“Obviously, we’re down and we’re trying to rebound and we’re in touch with them (Jackson State) and in touch with the conference and reviewing all types of things right now,” he said.
Stringfellow said in an October 23 telephone interview the university did not want its stance to appear as petty, because though they are sister schools, the games are still a business.
“That’s a separate issue to play football,” he said. “They basically broke a commitment to play football. It’s not unsympathetic. What about the sympathy to our athletes because we have a hole in our budget, because of a game that didn’t happen?”
Stringfellow did not say how big of a hole was made in the budget. But he did write in his statement that Grambling State repeatedly assured Jackson State on Friday, October 18, that the team would travel. Stringfellow wrote though the university dealt in good faith with Grambling State and the SWAC, the actions of both have hurt the school.
“When something like this happens I just think you want to be thorough and I think the discussions need to be very in depth,” Duer said. “And make sure everyone leaves that discussion satisfied with the outcome.”
Duer also reiterated the conference had not levied any fines or sanctions on the financially strapped Grambling State team, despite earlier media reports.
“We haven’t fined anyone yet. I’ve been in contact and talking with the leadership at Jackson State and I think what’s going to possibly take place is that there is going to be some discussion amongst the two institutions to see if some type of resolution can be made,” Sharp said. “In our bylaws, there are fines and there are penalties for not playing a conference game and then they’re also the arrangements that leave a fine or penalty up to my discretion.”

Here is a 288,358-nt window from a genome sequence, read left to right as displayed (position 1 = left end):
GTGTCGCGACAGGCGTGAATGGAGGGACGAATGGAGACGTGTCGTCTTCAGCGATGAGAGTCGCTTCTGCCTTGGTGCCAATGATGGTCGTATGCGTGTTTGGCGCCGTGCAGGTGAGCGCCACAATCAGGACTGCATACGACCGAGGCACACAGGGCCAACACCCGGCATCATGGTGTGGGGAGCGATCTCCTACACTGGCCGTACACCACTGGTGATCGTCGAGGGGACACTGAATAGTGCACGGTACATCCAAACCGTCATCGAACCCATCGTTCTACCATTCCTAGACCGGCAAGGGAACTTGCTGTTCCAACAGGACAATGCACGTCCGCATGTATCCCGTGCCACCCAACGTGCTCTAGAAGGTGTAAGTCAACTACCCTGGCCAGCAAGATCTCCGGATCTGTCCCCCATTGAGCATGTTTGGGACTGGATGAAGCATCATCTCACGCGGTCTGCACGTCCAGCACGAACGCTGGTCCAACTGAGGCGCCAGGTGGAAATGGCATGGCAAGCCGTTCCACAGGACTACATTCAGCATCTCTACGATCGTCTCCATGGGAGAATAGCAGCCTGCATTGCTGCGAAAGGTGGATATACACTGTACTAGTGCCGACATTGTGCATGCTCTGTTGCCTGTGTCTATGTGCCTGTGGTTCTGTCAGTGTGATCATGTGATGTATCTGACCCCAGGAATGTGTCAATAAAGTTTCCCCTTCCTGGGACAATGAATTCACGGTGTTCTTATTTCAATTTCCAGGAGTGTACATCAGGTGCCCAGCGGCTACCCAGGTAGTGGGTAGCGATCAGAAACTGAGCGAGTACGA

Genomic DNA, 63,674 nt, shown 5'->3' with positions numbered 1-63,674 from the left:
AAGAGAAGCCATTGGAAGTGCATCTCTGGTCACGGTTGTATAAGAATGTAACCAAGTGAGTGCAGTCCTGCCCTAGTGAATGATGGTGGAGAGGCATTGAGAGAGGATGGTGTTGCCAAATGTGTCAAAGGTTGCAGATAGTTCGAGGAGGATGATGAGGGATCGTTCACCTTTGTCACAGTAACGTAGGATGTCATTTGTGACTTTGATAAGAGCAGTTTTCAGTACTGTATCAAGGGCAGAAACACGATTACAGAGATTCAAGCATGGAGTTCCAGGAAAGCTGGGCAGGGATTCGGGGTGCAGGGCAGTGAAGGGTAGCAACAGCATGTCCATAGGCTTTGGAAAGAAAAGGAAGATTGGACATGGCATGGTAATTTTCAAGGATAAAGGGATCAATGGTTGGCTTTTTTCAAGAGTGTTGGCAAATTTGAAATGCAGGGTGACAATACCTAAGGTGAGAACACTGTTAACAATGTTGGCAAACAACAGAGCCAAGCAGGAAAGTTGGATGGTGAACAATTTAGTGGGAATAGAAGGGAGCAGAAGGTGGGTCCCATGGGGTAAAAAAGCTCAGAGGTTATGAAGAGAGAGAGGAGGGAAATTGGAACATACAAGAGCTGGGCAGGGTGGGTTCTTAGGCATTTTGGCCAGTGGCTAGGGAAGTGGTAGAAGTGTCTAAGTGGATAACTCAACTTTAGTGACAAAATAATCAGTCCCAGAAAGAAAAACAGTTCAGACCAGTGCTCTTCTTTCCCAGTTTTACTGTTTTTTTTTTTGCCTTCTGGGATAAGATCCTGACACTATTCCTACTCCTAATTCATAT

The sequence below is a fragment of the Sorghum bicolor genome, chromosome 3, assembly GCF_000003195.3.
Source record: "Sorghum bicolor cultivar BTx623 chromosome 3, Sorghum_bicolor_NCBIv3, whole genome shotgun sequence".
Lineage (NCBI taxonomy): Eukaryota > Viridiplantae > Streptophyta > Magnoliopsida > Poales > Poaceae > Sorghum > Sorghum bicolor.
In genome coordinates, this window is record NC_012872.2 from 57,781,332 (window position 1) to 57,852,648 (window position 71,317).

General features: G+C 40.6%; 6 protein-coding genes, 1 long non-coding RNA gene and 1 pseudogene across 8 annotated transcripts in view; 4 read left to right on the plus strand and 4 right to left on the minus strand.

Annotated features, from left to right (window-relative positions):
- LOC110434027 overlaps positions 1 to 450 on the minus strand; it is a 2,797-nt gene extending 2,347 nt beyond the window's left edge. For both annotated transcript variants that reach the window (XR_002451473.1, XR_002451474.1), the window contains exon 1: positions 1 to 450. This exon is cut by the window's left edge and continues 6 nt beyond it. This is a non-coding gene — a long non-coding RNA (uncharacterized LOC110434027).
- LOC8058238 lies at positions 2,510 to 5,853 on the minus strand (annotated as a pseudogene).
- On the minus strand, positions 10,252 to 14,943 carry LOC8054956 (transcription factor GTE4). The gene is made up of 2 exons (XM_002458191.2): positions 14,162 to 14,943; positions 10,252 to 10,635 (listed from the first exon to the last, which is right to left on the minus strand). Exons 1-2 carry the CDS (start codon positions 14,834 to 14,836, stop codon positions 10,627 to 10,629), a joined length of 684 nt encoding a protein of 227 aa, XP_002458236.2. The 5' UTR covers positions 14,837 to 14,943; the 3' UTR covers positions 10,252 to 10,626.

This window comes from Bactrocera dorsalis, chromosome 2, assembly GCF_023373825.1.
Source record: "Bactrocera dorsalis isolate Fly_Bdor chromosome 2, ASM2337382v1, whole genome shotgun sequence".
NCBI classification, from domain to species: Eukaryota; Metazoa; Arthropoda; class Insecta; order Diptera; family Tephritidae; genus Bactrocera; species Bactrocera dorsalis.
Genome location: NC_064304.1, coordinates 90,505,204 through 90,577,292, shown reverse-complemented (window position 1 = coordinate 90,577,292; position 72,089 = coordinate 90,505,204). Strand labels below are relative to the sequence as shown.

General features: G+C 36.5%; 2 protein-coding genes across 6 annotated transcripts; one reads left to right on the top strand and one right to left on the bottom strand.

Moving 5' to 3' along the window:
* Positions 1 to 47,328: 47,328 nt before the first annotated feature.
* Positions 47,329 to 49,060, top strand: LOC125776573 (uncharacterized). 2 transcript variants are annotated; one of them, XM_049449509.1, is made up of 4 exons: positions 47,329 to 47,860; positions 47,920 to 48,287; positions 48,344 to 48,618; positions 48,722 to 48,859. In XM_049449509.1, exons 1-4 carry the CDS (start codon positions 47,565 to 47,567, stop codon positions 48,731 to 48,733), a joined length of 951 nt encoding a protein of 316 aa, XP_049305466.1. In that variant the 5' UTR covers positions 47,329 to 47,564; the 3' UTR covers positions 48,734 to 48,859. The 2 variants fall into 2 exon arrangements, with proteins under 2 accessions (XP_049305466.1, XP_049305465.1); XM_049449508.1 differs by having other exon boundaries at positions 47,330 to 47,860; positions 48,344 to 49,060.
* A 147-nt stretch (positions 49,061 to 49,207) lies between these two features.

Stringfellow said Wednesday and in his statement Jackson State officials had not heard from the SWAC. Alumni throughout the 10-member conference have resonated sentiments of support for both sides. However, while some Jackson State alumni are seeking refunds from ticket sales, others are allowing the school to keep the monies in a show of solidarity.
Terry Scott, New Orleans chapter vice president of the Jackson State University National Alumni Association, says he initially disagreed with the actions of the Grambling State players when he heard what happened. He went to his alma mater for the game and instead of watching two conference rivals battle at Homecoming, he watched a Blue and White scrimmage and attended other last-minute events held by Jackson State.
“My initial thought was ‘you came to Grambling to play football. You selected Grambling or they invited you to come, but you made the decision to play. Come hell or high water, you’re supposed to support your school and play with your school,’” Scott said. “From a JSU standpoint, we were a big loser in that. I support Jackson State doing whatever could be done to fix this problem. I believe the athletic director should have gotten the SWAC commissioner involved a long time ago. So we lost out a lot. People actually left the city. But we still had a great time.”
This article originally published in the October 28, 2013 print edition of The Louisiana Weekly newspaper.